Yet, the Gordian knot remains untied: our preceding definition of a god that is all-powerful and all-benevolent would rationally include being able to, as well as wanting to, eliminate evil and the suffering stemming from it. Especially, and surely, in the framework of that god’s own moral agency and unfettered free will. Since, however, evil and suffering are present — ubiquitously and incessantly — a reasonable inquiry is whether a god therefore exists. If one were to conclude that a god does exist, then recurring natural evil might suggest that the god did not create the universe expressly, or at least not entirely, for the benefit of humankind. That is, that humankind isn’t, perhaps, central or exceptional, but rather is incidental, to the universe’s existence. Accordingly, one might presuppose an ontological demotion.

Human moral agency remains core even when it is institutions — for example, governments and organisations of various kinds — that formalise actions. Here, again, the pitiless use of chemical weapons in Syria presents us with a case in point to better understand institutional behaviour. Importantly, however, even at the institutional level, human beings inescapably remain fundamental and essential to decisions and deeds, while institutions serve as tools to leverage those decisions and deeds. National governments around the world routinely suppress and brutalise minority populations, often with little or no provocation. Put another way, it is the people, as they course through the corridors of institutions, who serve as the central actors. They make, and bear responsibility for policies.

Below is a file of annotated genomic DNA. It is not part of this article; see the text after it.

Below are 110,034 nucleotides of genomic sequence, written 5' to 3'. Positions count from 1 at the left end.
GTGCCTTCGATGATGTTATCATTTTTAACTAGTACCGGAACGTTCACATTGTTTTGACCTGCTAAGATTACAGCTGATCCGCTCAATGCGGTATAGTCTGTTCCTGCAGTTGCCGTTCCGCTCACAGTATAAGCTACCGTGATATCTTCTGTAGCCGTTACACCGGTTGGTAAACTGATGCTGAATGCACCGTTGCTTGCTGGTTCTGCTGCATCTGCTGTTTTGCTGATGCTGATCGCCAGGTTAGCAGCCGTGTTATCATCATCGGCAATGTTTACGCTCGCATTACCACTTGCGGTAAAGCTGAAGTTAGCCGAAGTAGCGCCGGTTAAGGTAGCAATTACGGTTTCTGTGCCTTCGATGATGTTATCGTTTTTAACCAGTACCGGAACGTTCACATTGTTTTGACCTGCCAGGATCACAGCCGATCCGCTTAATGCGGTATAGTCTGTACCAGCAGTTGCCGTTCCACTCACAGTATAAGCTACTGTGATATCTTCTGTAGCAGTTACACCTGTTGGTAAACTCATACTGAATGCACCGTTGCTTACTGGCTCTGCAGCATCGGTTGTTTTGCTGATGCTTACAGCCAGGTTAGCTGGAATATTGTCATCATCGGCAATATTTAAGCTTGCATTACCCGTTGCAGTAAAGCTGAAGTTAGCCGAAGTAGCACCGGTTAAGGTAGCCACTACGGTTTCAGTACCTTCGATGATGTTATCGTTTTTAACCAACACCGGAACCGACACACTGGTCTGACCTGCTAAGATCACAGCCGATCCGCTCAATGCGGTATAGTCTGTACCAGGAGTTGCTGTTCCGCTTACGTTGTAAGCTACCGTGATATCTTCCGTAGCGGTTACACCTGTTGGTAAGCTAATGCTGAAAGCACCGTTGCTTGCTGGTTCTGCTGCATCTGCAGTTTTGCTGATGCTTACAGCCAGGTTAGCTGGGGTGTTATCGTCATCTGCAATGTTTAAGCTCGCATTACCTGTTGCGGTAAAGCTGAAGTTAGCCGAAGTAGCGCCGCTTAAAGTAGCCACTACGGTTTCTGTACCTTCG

It is through institutions that people’s decisions and deeds become externalised — ideas instantiated in the form of policies, plans, regulations, acts, and programs. In this model of individual and collective human behaviour, institutions have the capacity for evil, even in cases when bad outcomes are unintended. Which affirms, one might note in addressing institutional behaviour, that the 20th-century French novelist and philosopher, Albert Camus, was perhaps right in observing: